Scandinavian countries are still popular in Italy for their children’s books, nowadays likely the second point of literary interest after detective stories and a sort of avant-garde children’s literature which testifies Nordic culture vitality and its attention to the new trends and topics; but there was a period when some children’s writers, the most famous of which were women, really contributed to the renewal of Italian children’s literature, set a trend and, at the same time, indirectly reinforced the stereotype of Nordic countries as lands of freedom, opportunities and utopias. This was possible thanks to some Italian writers and editors who gave a crucial input to the development of the national children’s literature from the late 1950s, while acknowledging the importance of Scandinavian works in their education and considering the mediation of Nordic literature in Italy as a fundamental part of their contribution. We may say that this phenomenon began with Karin Michaëlis’ series (1929-1939) on Bibi – a young girl who is unusually free to travel around Denmark and abroad – which was early translated into Italian, with some adaptations but on the whole overcoming the fascist censorship. Later on, Astrid Lindgren’s adventures about Pippi Longstocking (1945-1948, collected in 1952) played a revolutionary (as well as much discussed) role when it appeared as one of the first titles in the new editorial series for youth “Il Martin Pescatore” by Vallecchi in 1958. Tove Jansson’s Mumin-series (1945-1970) is to be mentioned, too, as a source of inspiration for some authors through a peculiar (quite Nordic) view of the world in a very fantastic setting. My paper is meant to briefly reconstruct the status of Italian children’s literature in that period and define the Scandinavian influence with the help of statements by Italian children’s writers and descriptions taken from histories of children’s literature and handbooks of that time. As mentioned, this topic will be thereafter useful to assess what image of the Nordic culture emerges from the Italian perspective in relation to this seminal experience.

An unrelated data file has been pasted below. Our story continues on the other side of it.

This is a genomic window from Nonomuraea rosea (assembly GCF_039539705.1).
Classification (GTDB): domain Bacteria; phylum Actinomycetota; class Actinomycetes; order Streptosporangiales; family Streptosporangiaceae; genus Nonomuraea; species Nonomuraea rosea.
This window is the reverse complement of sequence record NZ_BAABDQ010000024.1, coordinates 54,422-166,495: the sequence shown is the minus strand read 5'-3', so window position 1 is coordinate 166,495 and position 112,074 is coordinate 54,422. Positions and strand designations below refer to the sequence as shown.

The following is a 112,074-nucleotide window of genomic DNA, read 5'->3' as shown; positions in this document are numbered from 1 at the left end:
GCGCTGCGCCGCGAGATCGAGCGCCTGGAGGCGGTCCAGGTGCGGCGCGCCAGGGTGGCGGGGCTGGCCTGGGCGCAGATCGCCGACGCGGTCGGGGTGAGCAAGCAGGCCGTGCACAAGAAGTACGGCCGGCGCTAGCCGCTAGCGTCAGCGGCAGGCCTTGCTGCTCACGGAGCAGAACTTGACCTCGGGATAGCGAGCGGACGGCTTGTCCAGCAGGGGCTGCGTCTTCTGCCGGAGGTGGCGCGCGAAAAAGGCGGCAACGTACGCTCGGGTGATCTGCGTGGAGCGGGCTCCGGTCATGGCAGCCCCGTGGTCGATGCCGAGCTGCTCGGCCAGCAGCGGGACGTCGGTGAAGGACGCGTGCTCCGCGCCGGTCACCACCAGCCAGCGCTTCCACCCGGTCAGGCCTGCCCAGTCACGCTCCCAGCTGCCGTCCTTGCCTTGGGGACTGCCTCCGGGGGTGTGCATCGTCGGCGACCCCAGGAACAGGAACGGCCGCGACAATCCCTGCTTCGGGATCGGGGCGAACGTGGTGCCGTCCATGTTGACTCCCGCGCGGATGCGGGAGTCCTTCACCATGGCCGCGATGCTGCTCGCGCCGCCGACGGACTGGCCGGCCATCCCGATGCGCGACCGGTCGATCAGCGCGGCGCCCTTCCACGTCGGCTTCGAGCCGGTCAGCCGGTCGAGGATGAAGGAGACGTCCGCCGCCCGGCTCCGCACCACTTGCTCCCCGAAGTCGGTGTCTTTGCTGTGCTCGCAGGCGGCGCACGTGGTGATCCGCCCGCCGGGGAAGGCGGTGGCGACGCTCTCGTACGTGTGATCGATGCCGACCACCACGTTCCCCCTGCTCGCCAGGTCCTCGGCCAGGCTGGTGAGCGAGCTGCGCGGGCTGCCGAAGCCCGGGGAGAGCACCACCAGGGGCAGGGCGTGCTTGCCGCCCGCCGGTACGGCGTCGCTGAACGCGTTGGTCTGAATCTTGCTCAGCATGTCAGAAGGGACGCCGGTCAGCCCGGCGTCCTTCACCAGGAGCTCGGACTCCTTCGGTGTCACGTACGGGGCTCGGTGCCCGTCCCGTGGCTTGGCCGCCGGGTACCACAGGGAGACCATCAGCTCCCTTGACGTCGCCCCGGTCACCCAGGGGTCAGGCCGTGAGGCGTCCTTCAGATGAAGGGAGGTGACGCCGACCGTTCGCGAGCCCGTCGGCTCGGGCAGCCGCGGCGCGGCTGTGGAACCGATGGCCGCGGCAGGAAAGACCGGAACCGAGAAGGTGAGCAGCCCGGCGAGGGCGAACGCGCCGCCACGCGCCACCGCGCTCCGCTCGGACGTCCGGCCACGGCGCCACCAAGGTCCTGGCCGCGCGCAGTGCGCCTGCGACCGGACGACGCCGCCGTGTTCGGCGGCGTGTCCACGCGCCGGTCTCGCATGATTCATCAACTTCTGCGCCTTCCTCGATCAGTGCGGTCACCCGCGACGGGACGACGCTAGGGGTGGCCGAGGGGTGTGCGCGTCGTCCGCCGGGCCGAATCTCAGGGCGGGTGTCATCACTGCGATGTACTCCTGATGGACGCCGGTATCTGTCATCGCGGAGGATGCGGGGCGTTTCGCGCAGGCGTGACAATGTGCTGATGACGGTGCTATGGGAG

Freedom starts as early as childhood. Scandinavian children’s (female) writers’ impact on Italian children’s literature before and after the Second World War

Finco, Davide Agostino
2018

Abstract

Scandinavian countries are still popular in Italy for their children’s books, nowadays likely the second point of literary interest after detective stories and a sort of avant-garde children’s literature which testifies Nordic culture vitality and its attention to the new trends and topics; but there was a period when some children’s writers, the most famous of which were women, really contributed to the renewal of Italian children’s literature, set a trend and, at the same time, indirectly reinforced the stereotype of Nordic countries as lands of freedom, opportunities and utopias. This was possible thanks to some Italian writers and editors who gave a crucial input to the development of the national children’s literature from the late 1950s, while acknowledging the importance of Scandinavian works in their education and considering the mediation of Nordic literature in Italy as a fundamental part of their contribution. We may say that this phenomenon began with Karin Michaëlis’ series (1929-1939) on Bibi – a young girl who is unusually free to travel around Denmark and abroad – which was early translated into Italian, with some adaptations but on the whole overcoming the fascist censorship. Later on, Astrid Lindgren’s adventures about Pippi Longstocking (1945-1948, collected in 1952) played a revolutionary (as well as much discussed) role when it appeared as one of the first titles in the new editorial series for youth “Il Martin Pescatore” by Vallecchi in 1958. Tove Jansson’s Mumin-series (1945-1970) is to be mentioned, too, as a source of inspiration for some authors through a peculiar (quite Nordic) view of the world in a very fantastic setting. My paper is meant to briefly reconstruct the status of Italian children’s literature in that period and define the Scandinavian influence with the help of statements by Italian children’s writers and descriptions taken from histories of children’s literature and handbooks of that time. As mentioned, this topic will be thereafter useful to assess what image of the Nordic culture emerges from the Italian perspective in relation to this seminal experience.
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Utilizza questo identificativo per citare o creare un link a questo documento: http://hdl.handle.net/11567/892611
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